This was just published in no less than Nature, so it is not heresy. It has received science’s rabbinical kosher stamp.

Did you know grafting was a spontaneous natural process? I didn’t, but it makes perfect sense. If a growing tree trunk can incorporate a fence or an abandoned bicycle, plants could surely merge with each other where their trunks press together or their stems or branches intertwine. (Humans may well have gotten the idea of grafting from observing this natural occurrence.) It turns out they don’t just physically surround one another’s substance, but get promiscuous on the organelle and molecular scales. Like sexual alloploidy in plants, or even more so, this process might enable the formation of new species “from more distantly related progenitor species belonging to different genera or even different tribes.”

Polyploidy is far rarer in animals than in plants, but some evolutionary theorists have hypothesized that it may have played a pivotal role at key points in the evolution of vertebrates. In prokaryotes, horizontal gene transfer, at least, is accepted as a mechanism of speciation, and I found at least one paper that ends with the speculation that eukaryotes, up to and including yours truly, could have diversified in part with the help of this mechanism:

It can therefore be concluded that eukaryotes possess the same capacity and similar mechanisms for effective HGT as prokaryotes do, and laboratory experiments have shown that these mechanisms are functional. Given the instruments and the opportunities, is it possible that they are not being extensively used? It is only 98% true that the genomes of humans and other primates are 98% identical – they are almost 100% identical in almost every gene, and the process of speciation probably consisted of the acquisition of one or several sets of new genes by HGT. To mention just a single example, Alu sequences are very successful transposable elements that entered the ancestral primate germ line ~60 million years ago (by HGT?). They might have played a pivotal role in the speciation of primates. Which are the ‘human-specific’ genes? Are there humanization gene islands? Our prediction is that they will be found.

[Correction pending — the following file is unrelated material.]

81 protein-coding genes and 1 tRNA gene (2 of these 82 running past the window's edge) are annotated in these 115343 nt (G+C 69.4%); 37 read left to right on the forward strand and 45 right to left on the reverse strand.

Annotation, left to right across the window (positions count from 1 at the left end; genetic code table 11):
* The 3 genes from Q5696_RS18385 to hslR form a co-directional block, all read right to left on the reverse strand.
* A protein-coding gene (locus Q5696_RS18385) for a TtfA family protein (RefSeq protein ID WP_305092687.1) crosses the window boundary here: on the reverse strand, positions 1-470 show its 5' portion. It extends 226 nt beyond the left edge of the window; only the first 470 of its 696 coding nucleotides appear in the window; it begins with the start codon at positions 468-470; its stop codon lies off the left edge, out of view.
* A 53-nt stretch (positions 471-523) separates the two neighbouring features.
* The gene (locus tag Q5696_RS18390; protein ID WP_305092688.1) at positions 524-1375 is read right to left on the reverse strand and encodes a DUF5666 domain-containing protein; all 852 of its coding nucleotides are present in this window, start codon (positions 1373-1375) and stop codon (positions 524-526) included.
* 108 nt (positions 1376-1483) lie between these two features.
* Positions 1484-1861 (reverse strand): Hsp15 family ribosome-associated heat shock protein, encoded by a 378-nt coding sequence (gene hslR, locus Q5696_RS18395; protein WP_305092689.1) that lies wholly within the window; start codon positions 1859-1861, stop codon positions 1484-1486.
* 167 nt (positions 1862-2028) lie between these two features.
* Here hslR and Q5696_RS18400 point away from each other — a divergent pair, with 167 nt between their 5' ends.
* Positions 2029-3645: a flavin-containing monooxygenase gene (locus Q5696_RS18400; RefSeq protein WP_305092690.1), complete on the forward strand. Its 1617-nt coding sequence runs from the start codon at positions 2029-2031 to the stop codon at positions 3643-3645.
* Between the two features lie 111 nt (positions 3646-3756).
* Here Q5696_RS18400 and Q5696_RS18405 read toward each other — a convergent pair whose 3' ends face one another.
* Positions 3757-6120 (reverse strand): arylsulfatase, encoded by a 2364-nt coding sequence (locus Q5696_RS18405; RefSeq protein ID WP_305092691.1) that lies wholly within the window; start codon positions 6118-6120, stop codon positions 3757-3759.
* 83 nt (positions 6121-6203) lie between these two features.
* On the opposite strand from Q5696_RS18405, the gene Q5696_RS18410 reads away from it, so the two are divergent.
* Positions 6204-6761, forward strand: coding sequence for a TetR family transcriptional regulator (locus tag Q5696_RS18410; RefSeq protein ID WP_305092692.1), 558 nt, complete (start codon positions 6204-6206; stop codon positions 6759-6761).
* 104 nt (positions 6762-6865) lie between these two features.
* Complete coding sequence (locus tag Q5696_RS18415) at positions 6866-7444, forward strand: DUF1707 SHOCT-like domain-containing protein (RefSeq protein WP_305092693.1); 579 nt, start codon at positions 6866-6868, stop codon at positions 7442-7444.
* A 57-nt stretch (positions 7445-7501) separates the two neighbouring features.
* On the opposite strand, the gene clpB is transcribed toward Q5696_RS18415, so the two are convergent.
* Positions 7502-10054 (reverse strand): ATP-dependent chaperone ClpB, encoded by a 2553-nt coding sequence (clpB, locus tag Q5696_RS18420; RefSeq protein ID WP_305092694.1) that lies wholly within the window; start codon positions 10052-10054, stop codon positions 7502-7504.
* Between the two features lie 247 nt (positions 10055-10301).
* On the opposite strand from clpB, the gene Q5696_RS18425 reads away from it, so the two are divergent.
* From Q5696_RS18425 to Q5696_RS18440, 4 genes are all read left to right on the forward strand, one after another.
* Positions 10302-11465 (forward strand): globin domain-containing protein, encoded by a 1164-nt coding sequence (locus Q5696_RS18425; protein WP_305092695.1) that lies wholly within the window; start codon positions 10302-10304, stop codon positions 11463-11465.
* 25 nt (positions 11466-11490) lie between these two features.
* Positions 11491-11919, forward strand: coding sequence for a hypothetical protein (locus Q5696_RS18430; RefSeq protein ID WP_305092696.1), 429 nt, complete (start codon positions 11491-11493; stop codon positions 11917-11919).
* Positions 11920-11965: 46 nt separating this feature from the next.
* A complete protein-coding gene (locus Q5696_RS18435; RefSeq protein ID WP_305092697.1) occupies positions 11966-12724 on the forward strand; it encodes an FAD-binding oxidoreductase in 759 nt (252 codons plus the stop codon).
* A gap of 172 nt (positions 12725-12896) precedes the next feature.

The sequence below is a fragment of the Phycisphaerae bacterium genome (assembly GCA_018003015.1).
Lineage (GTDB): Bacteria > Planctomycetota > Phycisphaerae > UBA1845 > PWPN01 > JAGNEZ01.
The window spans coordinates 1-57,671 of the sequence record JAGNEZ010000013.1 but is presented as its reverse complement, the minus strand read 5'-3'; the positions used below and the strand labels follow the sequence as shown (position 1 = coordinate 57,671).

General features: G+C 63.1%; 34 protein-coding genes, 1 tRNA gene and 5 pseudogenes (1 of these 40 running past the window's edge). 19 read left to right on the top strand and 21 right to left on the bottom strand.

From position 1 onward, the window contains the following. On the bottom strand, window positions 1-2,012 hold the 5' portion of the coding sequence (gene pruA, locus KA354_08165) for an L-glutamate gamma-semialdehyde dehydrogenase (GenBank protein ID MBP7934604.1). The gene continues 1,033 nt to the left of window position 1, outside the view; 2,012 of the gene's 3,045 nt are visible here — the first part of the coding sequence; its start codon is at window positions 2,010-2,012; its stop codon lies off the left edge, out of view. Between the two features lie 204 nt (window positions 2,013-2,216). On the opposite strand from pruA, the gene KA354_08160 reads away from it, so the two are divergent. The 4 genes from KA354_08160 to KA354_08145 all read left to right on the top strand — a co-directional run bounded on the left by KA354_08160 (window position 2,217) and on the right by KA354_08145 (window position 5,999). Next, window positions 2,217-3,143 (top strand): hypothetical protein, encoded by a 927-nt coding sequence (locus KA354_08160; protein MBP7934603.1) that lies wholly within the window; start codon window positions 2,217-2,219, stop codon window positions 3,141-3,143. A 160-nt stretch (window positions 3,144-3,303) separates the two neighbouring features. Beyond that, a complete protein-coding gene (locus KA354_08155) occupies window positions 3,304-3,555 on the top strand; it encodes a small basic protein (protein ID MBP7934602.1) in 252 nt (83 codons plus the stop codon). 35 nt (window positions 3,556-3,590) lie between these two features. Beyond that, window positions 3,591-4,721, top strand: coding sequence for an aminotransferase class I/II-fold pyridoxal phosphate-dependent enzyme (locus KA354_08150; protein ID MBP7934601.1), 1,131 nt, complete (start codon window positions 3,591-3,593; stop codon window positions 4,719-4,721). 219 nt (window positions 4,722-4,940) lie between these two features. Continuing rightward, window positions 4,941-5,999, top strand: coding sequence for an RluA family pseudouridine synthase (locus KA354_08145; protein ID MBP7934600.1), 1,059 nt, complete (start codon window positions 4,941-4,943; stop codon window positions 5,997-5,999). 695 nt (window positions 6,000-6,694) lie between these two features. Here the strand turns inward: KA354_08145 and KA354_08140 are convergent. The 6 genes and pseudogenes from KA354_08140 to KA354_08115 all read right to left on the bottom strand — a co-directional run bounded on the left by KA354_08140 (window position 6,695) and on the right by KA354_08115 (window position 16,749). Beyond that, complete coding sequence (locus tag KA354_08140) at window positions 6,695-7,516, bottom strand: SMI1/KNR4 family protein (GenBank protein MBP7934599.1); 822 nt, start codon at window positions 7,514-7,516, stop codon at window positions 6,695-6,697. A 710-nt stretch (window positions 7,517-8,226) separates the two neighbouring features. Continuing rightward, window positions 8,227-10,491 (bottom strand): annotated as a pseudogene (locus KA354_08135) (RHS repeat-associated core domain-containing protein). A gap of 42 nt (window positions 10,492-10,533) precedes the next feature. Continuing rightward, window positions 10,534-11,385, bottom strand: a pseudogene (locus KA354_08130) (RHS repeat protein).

It’s an impossibly big jump to pigs and apes. Vertebrate animals have much higher barriers to genome-mingling—skins, immune systems, membranes—and now we’re talking about not just different tribes but different orders, a taxonomic gulf that (as far as I know) not even plants are known to cross. And at first glance, no asexual mechanism comparable to grafting exists that could ever bring mammalian genomes into such close contact with each other.

Except possibly . . .

Parasites.

I’m not arguing for porcine ancestry. Just pondering the increasing evidence that no species, and no individual, is an island, and that boundaries—lines drawn in the cytoplasm—are more provisional and permeable than we supposed.

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biotech, GMO, transgenic organisms

Splice the Rice.